Stars and stripes

A technical post today—after all, this is a technical learning blog.

When you see a picture with details like this (from my Mac’s background picture)…
…then you know that a small aperture was used for this photo.

The only way to get the sharp star shape you see here, you see, is to use a small lens opening. Meaning a small aperture (“aperture” means “opening”). Meaning a high “f-number”. In this case, I used an aperture of f/22. The reflection is from my flash, which was aimed straight at the car.

I have other clues. Other detail in the picture includes:
That is at least proof that the lens was not wide open. If it had been, the polygon at the top would have been not a polygon, but a circle.

Other notable facts: the lines (there’s your stripes) all converge where the sun is. And finally, the lens is probably an expensive one: the polygon has seven sides. Most have five or six sides. The more sides, the more the lens approaches the ideal, a circle. That ideal gives you great bokeh.


THE TERM BOKEH, by the way, when used correctly, is used to describe the quality of the fuzzy background. “I want bokeh” is not a correct term: when people say this, they usually just mean “I want a blurry background”.

Correct usage: A lens that has great, beautiful bokeh is a lens whose blurry background is wonderfully smooth and evenly creamy. A cheap lens, on the other hand, has bokeh (especially “fully open” bokeh) that is more like clotted cream: much less smooth, more uneven. I can tell a cheap lens from an expensive one immediately, and I bet you can, too, when you see them side by side.

And that concludes today’s lesson. For more, attend one of my many upcoming workshops: scroll down to read more.


Faster… faster!

As regular readers will have read yesterday, I just bought a 50mm f/1.2 L lens.

As some here have mentioned, this lens is not known for being the very sharpest at wide open apertures. It is also not known for being one of the cheapest: you can buy an f/1.8 lens for $120, so why spend $1,800 on a f/1.2 lens? Especially a prime lens-  meaning not a convenient “10-500mm” zoom lens?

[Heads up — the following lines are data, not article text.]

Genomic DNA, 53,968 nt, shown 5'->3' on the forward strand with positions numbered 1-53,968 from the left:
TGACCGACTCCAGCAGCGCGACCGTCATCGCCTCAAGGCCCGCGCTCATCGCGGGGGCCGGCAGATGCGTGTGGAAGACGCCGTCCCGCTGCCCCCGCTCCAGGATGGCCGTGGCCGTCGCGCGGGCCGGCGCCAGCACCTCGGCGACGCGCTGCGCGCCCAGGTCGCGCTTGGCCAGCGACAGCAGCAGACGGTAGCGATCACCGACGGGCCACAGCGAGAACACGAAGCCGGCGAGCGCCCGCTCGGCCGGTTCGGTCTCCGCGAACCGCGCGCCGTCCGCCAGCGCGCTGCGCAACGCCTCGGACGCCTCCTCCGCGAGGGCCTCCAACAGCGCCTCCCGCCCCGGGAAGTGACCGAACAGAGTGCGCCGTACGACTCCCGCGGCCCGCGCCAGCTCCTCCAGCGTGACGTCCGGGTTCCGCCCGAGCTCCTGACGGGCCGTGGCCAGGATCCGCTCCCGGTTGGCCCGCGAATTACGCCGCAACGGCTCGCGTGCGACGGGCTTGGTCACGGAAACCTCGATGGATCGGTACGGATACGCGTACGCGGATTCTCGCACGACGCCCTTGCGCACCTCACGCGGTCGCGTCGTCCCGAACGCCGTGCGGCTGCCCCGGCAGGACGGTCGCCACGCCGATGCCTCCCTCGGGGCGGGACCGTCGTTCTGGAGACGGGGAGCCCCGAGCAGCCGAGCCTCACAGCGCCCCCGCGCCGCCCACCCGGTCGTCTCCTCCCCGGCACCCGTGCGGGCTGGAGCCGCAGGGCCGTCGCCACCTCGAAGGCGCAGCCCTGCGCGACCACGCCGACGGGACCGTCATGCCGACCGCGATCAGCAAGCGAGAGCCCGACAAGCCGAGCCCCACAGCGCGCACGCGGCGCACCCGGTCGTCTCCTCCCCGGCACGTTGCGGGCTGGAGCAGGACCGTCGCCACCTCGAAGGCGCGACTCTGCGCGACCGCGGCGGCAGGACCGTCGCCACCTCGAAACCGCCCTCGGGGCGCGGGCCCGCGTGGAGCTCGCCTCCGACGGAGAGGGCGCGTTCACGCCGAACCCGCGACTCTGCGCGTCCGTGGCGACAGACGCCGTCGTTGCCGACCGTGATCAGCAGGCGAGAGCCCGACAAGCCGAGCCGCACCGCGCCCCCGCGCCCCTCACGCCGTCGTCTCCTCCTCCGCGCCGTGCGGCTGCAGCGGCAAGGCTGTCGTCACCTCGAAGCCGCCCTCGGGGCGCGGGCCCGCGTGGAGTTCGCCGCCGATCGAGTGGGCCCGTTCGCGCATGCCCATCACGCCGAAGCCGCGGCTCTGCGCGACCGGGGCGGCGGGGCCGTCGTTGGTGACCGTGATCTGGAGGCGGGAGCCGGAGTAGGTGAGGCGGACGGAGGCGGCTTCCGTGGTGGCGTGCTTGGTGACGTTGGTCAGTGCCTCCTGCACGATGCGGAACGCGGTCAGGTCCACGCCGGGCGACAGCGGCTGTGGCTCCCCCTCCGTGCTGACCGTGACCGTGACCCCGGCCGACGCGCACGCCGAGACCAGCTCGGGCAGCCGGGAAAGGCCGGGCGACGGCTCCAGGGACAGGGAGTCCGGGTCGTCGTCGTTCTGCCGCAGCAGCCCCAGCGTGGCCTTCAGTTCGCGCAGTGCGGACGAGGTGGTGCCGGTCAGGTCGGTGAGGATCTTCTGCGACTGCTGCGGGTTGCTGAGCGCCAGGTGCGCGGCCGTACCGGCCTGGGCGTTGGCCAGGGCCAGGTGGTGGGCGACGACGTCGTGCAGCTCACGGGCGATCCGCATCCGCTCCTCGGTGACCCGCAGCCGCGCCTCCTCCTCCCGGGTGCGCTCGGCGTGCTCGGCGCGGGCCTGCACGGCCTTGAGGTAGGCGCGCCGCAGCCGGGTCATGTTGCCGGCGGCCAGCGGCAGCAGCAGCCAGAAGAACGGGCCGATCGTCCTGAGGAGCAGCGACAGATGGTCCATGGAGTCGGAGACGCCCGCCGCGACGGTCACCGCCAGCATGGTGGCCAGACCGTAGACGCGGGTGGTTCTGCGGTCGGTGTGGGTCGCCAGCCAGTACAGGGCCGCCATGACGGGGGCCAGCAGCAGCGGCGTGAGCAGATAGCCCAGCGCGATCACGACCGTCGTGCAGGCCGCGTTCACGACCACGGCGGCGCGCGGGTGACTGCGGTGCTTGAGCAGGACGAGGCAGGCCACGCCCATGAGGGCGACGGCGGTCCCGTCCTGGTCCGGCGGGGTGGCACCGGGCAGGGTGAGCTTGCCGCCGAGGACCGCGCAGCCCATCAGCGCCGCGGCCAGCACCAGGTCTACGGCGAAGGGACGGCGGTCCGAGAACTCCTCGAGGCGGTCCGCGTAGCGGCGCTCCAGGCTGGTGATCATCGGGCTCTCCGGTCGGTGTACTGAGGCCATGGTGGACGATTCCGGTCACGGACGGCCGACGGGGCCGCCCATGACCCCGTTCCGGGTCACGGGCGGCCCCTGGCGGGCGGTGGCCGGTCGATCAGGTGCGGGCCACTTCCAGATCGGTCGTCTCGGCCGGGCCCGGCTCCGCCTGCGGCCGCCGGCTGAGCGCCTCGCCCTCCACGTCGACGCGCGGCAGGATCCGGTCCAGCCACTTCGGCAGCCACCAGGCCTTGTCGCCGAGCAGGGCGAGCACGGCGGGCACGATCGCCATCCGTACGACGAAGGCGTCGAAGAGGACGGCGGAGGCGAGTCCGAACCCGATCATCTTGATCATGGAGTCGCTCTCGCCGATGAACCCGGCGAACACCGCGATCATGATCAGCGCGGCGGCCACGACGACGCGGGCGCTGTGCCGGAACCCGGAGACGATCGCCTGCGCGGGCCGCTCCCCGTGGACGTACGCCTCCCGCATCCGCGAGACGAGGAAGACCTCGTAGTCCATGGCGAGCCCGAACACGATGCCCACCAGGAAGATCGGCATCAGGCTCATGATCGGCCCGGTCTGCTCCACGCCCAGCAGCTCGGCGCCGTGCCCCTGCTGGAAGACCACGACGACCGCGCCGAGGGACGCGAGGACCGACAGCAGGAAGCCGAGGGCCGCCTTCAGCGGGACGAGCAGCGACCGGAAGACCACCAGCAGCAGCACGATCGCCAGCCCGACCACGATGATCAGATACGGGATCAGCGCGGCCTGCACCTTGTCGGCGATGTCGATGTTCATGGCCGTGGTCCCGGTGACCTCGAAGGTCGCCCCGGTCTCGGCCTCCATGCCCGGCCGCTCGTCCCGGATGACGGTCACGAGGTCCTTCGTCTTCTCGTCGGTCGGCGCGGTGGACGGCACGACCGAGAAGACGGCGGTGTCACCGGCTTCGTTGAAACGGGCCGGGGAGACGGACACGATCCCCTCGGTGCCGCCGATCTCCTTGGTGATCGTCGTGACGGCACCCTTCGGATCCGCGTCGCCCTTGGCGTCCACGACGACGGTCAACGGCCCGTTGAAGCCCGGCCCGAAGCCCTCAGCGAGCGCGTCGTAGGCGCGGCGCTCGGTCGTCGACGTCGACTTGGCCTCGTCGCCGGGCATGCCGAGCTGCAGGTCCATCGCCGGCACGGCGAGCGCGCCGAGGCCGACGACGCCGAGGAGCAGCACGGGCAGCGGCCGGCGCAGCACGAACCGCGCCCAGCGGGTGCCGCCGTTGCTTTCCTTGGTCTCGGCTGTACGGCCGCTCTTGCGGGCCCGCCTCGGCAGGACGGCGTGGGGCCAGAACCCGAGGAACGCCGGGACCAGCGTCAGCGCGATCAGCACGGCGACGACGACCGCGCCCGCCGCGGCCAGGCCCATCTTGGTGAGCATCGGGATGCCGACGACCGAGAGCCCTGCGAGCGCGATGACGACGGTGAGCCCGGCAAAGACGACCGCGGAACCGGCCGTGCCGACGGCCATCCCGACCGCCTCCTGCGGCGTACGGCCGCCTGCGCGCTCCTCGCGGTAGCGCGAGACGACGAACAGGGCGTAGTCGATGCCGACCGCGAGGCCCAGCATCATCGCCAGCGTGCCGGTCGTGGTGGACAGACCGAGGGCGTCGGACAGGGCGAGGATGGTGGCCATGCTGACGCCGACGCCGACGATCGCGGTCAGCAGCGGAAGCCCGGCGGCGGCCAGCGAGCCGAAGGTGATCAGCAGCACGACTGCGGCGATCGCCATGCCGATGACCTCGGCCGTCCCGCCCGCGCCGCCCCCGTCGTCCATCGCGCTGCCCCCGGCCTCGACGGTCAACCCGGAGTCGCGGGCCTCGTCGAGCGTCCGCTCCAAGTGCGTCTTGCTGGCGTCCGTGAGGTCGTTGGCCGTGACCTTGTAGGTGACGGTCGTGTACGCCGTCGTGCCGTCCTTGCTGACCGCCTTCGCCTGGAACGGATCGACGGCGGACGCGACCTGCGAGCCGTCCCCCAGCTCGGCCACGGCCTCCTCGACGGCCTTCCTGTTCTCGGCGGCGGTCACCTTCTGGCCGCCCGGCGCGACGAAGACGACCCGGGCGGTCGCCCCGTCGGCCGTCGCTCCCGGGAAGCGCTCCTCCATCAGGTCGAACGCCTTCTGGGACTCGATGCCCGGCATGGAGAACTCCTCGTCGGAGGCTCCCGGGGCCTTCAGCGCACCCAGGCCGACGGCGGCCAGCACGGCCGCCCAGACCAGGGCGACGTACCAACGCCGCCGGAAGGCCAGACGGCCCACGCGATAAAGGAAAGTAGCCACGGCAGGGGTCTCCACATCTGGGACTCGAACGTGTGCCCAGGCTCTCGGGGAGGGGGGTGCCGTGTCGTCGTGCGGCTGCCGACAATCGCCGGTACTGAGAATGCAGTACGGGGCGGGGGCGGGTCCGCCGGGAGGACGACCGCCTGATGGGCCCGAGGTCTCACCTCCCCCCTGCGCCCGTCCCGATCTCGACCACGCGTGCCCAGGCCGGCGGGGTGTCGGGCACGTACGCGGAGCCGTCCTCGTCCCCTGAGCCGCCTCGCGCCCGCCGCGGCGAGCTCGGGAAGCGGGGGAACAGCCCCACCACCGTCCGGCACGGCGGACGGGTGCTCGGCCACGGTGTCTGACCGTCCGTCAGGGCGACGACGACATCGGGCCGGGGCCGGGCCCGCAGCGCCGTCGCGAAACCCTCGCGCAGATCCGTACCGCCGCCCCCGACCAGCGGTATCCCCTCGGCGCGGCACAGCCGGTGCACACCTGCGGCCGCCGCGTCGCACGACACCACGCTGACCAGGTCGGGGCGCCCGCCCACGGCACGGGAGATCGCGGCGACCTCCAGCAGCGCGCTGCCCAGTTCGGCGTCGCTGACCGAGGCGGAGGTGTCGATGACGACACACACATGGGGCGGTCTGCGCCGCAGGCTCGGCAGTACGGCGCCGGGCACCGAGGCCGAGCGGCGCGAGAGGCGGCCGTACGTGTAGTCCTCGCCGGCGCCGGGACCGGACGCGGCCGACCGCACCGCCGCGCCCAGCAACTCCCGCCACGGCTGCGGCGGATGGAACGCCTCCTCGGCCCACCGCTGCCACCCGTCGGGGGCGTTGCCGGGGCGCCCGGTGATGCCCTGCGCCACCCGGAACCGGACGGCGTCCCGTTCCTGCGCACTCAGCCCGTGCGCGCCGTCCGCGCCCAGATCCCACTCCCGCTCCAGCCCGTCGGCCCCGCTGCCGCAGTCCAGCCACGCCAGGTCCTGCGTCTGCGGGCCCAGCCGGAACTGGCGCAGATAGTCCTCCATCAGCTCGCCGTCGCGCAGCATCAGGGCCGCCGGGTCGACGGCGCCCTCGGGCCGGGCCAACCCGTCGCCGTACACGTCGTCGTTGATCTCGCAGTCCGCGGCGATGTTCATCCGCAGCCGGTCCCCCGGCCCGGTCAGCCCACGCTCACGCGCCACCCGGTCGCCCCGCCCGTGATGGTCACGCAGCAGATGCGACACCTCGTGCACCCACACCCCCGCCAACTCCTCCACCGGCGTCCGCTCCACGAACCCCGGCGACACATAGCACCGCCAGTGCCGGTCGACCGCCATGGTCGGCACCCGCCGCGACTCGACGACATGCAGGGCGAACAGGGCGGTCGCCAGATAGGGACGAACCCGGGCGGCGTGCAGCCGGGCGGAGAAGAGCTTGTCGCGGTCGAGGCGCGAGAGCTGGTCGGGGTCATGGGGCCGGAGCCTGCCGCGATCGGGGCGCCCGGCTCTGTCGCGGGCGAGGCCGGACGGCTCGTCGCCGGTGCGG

• It is yet another bit faster (meaning, lets in more light) than the f/1.4. A third of a stop more. And as you saw in my post of two days ago, that is important: every little bit helps.
  • And it allows me to blur the background even more.
  • And it gives me beautiful bokeh when used wide open.

Here’s an f/1.2 snap:

Food held out

Food held out

…and another one, showing nice blurry background:

Laptop at The Royal

Laptop at The Royal

Of course even at smaller apertures, like f/2.8, you can get a nice blurred background:

Hold out your glass...

Hold out your glass...

But wide open you get this wonderful soft bokeh (the nature of the blur):

Glass with bokeh

Glass with bokeh

And that is why I am happy to invest in this type of lens.

Plus unlike a camera, a lens keeps its value. A lens’s value depends on the intrinsic value of the optical glass, so it is great.

So when people ask me “should I spend money on a lens or on a new camera”, well – you know they are both great and useful and fun. So either decision is good. But lenses are more important to your photos, and they keep their value, so do not ever feel bad about purchasing a great lens.